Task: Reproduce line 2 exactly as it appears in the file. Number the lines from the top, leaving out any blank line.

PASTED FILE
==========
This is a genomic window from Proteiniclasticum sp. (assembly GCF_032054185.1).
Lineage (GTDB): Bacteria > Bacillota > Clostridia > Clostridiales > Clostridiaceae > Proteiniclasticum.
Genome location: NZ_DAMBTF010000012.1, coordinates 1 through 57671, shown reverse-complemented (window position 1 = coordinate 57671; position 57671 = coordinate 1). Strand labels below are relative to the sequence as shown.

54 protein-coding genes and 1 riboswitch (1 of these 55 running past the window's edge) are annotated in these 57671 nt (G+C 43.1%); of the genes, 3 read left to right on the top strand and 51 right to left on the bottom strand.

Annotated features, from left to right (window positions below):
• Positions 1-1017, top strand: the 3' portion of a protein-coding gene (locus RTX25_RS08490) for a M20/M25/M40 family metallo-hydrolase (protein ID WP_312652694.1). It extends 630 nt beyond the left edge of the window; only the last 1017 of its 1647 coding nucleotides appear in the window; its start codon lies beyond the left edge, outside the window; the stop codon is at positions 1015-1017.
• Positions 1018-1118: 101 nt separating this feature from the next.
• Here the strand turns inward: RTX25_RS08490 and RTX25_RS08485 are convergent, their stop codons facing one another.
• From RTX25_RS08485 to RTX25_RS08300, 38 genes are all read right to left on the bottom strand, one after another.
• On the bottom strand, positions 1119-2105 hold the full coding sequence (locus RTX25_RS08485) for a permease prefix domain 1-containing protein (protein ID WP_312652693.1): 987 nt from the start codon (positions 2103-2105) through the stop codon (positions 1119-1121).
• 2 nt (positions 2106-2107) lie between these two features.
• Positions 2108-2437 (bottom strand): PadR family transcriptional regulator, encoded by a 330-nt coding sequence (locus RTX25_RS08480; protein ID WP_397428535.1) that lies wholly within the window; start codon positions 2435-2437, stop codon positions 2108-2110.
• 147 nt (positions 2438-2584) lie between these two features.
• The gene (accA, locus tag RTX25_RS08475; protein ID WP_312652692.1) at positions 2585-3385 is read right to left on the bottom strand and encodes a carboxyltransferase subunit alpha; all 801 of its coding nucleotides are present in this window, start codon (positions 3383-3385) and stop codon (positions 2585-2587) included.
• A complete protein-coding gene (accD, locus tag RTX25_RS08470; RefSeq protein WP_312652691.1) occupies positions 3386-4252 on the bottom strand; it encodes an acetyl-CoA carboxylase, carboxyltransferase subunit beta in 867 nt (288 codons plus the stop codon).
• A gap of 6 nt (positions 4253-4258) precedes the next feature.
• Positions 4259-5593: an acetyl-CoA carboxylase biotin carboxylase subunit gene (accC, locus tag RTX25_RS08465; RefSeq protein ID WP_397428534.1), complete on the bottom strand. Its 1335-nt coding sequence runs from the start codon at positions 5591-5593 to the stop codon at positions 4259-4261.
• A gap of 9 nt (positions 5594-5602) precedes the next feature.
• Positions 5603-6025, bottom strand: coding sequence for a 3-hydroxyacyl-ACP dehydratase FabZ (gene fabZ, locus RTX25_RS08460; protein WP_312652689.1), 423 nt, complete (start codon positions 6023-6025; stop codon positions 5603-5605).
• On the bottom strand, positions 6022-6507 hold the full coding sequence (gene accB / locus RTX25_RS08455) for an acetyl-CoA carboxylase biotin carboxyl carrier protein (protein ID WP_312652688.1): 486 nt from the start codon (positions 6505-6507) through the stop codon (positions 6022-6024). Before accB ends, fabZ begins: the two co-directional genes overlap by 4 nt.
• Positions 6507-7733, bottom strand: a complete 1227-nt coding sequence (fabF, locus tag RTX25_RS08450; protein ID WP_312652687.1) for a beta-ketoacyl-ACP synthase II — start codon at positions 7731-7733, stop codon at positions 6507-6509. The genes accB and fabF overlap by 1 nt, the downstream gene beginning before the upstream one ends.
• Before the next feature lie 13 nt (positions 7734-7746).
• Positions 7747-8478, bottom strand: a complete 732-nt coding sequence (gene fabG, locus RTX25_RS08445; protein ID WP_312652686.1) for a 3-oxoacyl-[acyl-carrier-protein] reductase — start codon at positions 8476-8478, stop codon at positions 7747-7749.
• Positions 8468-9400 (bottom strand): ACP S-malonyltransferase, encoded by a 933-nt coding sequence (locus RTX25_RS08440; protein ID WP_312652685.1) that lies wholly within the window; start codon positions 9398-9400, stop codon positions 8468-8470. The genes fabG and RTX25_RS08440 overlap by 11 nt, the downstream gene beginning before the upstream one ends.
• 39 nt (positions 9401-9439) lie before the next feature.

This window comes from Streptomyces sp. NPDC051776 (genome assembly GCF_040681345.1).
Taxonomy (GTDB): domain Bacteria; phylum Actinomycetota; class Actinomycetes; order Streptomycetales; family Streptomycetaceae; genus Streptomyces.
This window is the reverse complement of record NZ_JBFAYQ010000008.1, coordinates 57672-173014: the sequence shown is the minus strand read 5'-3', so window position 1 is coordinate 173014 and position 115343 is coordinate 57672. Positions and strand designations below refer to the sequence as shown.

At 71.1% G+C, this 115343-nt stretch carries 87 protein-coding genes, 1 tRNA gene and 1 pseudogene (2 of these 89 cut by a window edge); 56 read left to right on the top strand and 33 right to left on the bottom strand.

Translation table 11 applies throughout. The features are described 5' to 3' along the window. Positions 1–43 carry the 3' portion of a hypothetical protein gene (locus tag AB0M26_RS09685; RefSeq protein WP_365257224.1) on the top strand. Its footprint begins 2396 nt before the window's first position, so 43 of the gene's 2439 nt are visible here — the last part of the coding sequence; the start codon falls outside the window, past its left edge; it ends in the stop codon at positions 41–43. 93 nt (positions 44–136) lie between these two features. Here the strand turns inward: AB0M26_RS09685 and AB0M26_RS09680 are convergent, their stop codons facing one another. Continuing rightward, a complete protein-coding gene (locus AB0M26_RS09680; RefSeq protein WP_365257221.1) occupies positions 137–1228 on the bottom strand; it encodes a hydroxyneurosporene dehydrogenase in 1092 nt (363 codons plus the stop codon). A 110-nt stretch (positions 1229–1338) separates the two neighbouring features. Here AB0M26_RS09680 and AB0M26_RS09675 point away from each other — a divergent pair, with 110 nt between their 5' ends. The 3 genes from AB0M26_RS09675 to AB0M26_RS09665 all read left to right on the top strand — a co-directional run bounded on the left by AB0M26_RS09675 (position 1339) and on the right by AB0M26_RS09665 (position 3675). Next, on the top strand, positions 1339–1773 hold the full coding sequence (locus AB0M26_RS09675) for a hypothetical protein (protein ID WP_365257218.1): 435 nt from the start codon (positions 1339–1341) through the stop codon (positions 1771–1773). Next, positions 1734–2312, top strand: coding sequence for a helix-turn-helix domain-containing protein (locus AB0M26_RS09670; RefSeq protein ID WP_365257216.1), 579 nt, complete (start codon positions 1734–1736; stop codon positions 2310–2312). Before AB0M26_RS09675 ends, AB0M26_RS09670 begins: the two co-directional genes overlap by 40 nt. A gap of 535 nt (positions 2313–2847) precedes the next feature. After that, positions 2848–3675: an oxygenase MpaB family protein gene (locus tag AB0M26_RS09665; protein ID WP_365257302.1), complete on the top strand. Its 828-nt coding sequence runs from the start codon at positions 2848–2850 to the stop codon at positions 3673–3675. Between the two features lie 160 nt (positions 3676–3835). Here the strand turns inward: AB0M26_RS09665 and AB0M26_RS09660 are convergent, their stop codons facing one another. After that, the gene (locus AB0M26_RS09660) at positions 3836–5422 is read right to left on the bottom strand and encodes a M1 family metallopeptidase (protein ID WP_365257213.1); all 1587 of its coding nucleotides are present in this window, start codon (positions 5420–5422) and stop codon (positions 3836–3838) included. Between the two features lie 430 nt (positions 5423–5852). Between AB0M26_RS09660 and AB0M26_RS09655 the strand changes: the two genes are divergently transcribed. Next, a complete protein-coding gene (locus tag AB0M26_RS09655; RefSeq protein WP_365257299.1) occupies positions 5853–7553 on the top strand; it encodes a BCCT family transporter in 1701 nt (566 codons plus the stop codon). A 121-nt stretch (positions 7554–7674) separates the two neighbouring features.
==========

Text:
Lineage (GTDB): Bacteria > Bacillota > Clostridia > Clostridiales > Clostridiaceae > Proteiniclasticum.